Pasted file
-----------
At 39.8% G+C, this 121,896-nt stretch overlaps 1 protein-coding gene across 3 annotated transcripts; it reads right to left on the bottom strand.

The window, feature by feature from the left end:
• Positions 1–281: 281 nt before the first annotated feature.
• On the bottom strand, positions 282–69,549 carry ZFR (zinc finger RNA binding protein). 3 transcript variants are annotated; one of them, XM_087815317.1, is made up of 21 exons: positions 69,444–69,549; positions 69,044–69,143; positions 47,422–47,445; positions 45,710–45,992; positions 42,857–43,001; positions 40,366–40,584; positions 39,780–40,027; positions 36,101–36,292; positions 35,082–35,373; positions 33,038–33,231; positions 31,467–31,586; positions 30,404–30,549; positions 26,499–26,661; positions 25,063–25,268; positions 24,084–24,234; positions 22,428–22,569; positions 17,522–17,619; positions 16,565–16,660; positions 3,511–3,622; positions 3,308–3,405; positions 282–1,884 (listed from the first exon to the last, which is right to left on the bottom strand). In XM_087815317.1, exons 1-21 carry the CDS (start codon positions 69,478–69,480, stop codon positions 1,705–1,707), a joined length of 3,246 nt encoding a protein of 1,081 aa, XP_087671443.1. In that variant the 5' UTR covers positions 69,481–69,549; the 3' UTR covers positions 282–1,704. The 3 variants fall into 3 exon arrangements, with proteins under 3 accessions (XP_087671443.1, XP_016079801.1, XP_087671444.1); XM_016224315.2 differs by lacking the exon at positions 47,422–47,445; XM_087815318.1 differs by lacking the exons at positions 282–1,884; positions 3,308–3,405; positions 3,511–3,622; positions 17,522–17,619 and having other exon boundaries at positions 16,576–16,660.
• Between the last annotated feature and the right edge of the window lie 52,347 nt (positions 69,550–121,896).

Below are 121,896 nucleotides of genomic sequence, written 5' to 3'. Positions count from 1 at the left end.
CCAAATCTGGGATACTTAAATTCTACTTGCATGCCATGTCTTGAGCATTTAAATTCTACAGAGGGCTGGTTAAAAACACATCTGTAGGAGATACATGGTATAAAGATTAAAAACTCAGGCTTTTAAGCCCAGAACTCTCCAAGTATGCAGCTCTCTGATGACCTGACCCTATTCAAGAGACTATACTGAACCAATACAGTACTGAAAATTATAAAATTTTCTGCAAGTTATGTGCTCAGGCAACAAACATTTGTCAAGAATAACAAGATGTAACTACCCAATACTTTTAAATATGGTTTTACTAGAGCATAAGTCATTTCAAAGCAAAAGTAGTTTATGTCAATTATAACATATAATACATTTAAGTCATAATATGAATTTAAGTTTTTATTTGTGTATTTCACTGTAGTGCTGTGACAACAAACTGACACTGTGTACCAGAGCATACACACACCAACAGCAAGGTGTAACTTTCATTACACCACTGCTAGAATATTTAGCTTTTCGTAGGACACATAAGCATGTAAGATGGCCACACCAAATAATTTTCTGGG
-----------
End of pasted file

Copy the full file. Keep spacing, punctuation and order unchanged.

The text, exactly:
At 39.8% G+C, this 121,896-nt stretch overlaps 1 protein-coding gene across 3 annotated transcripts; it reads right to left on the bottom strand.

The window, feature by feature from the left end:
• Positions 1–281: 281 nt before the first annotated feature.
• On the bottom strand, positions 282–69,549 carry ZFR (zinc finger RNA binding protein). 3 transcript variants are annotated; one of them, XM_087815317.1, is made up of 21 exons: positions 69,444–69,549; positions 69,044–69,143; positions 47,422–47,445; positions 45,710–45,992; positions 42,857–43,001; positions 40,366–40,584; positions 39,780–40,027; positions 36,101–36,292; positions 35,082–35,373; positions 33,038–33,231; positions 31,467–31,586; positions 30,404–30,549; positions 26,499–26,661; positions 25,063–25,268; positions 24,084–24,234; positions 22,428–22,569; positions 17,522–17,619; positions 16,565–16,660; positions 3,511–3,622; positions 3,308–3,405; positions 282–1,884 (listed from the first exon to the last, which is right to left on the bottom strand). In XM_087815317.1, exons 1-21 carry the CDS (start codon positions 69,478–69,480, stop codon positions 1,705–1,707), a joined length of 3,246 nt encoding a protein of 1,081 aa, XP_087671443.1. In that variant the 5' UTR covers positions 69,481–69,549; the 3' UTR covers positions 282–1,704. The 3 variants fall into 3 exon arrangements, with proteins under 3 accessions (XP_087671443.1, XP_016079801.1, XP_087671444.1); XM_016224315.2 differs by lacking the exon at positions 47,422–47,445; XM_087815318.1 differs by lacking the exons at positions 282–1,884; positions 3,308–3,405; positions 3,511–3,622; positions 17,522–17,619 and having other exon boundaries at positions 16,576–16,660.
• Between the last annotated feature and the right edge of the window lie 52,347 nt (positions 69,550–121,896).

Below are 121,896 nucleotides of genomic sequence, written 5' to 3'. Positions count from 1 at the left end.
CCAAATCTGGGATACTTAAATTCTACTTGCATGCCATGTCTTGAGCATTTAAATTCTACAGAGGGCTGGTTAAAAACACATCTGTAGGAGATACATGGTATAAAGATTAAAAACTCAGGCTTTTAAGCCCAGAACTCTCCAAGTATGCAGCTCTCTGATGACCTGACCCTATTCAAGAGACTATACTGAACCAATACAGTACTGAAAATTATAAAATTTTCTGCAAGTTATGTGCTCAGGCAACAAACATTTGTCAAGAATAACAAGATGTAACTACCCAATACTTTTAAATATGGTTTTACTAGAGCATAAGTCATTTCAAAGCAAAAGTAGTTTATGTCAATTATAACATATAATACATTTAAGTCATAATATGAATTTAAGTTTTTATTTGTGTATTTCACTGTAGTGCTGTGACAACAAACTGACACTGTGTACCAGAGCATACACACACCAACAGCAAGGTGTAACTTTCATTACACCACTGCTAGAATATTTAGCTTTTCGTAGGACACATAAGCATGTAAGATGGCCACACCAAATAATTTTCTGGG